Which encourages the language of ‘hard to reach’ and ‘cold spots’. What this actually means is that there are those who benefit most from public culture and those who benefit the least. Those who have historically and currently the choice of public culture against those who either have fewer choices or choose not to choose what is offered by public culture. And of course, those who benefit least from public culture do lead culturally rich lives – they are not ‘hard to reach’ and they do not live in ‘cold spots’. They are the ‘seldom heard’; not yet ‘reached’ by public culture.
A needs-based public culture will begin with a deep and collective understanding of places and their people and how the inequalities of health, deprivation and ethnic identities are compounded by a lack of access and opportunity to benefit from culture as a public service. It will move towards local cultural ecosystems planning together how best to serve the needs of their people, rather than the competing needs of established venues and their audiences.
It will mean creating local opportunities for public culture that include and express the lives of all citizens wherever they are. A needs-based approach from a Marmot perspective will also put a responsibility on public culture to support and collectively plan with other public services like health and education in a holistic place-based approach to tackling inequalities.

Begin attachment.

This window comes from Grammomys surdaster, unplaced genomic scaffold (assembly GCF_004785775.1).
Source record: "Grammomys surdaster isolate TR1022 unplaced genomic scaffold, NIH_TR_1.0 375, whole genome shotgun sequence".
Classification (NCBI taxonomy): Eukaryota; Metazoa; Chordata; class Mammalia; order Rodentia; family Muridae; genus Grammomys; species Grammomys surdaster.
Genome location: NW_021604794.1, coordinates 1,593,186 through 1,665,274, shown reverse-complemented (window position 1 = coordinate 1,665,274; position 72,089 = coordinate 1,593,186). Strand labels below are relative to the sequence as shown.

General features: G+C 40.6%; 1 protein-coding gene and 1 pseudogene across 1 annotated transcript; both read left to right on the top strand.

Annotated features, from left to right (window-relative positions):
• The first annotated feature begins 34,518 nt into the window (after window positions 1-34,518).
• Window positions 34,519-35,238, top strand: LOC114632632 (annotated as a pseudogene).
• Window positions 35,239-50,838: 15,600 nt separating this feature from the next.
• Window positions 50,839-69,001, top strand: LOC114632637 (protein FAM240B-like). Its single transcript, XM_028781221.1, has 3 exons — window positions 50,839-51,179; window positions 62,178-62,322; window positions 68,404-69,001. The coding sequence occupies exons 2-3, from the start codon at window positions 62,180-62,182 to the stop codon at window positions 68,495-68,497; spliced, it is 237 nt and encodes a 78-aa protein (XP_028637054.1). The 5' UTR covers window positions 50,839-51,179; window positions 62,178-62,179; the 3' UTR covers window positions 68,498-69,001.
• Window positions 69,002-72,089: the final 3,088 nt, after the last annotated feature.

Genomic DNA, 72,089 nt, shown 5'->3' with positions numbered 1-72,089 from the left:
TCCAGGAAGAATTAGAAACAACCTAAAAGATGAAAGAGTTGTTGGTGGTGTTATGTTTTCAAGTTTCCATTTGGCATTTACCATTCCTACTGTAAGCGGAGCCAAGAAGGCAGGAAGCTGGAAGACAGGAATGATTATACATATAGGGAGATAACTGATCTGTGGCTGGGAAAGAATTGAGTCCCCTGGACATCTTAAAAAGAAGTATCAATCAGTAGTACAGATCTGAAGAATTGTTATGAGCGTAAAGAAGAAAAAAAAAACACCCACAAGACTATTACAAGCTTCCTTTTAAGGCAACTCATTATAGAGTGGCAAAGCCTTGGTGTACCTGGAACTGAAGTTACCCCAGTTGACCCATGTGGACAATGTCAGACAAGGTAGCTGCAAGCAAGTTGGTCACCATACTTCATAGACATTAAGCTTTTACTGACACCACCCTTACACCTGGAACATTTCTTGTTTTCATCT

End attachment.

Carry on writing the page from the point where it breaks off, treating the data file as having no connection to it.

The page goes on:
Tensions to navigate
There will be difficult tensions to navigate in achieving this reimagining of public culture. A perceived tension, for instance, between artistic integrity and autonomy and public culture supporting non-cultural outcomes. Will there be a sacrifice of quality if art serves the lived needs of a place rather than its traditional audience base? But there is a long and proud tradition of socially committed artists and cultural activists restless for change and committed to social justice. Just because art is led by and contributes to the ‘common good’, does not necessarily mean it loses its aesthetic value.
A second tension is to maintain the highest quality of work when it is based in communities rather than in venues and when it is co-created with citizens rather than offered solely by professional artists who are publicly funded. A third is for building based cultural organisations who must balance the financial necessities of attracting audiences with producing meaningful work in communities and neighbourhoods that is not just ‘outreach’ or ‘community work’.
Despite these tensions, a public culture service will expand the labour market and influence for artists and cultural organisations as local authorities, health and other services begin to understand the transformative power of engaging with the arts to ‘level-up’ in places as well as between places. There will be new potential sources of non-cultural funding available to support this work. Arguments to Treasury to increase funding for public culture will be strengthened by a needs-based approach, supported by a ‘proportionate universalism’ investment model, that provides choices to the many rather than the few, who currently benefit the most from public investments in culture.
The freedom of arts and culture are core to a healthy democracy, let’s make them public!
Jonothan Neelands is Academic Director for Cultural Partnerships at the University of Warwick, and Academic Lead for Research and Evaluation at Coventry UK City of Culture 2021.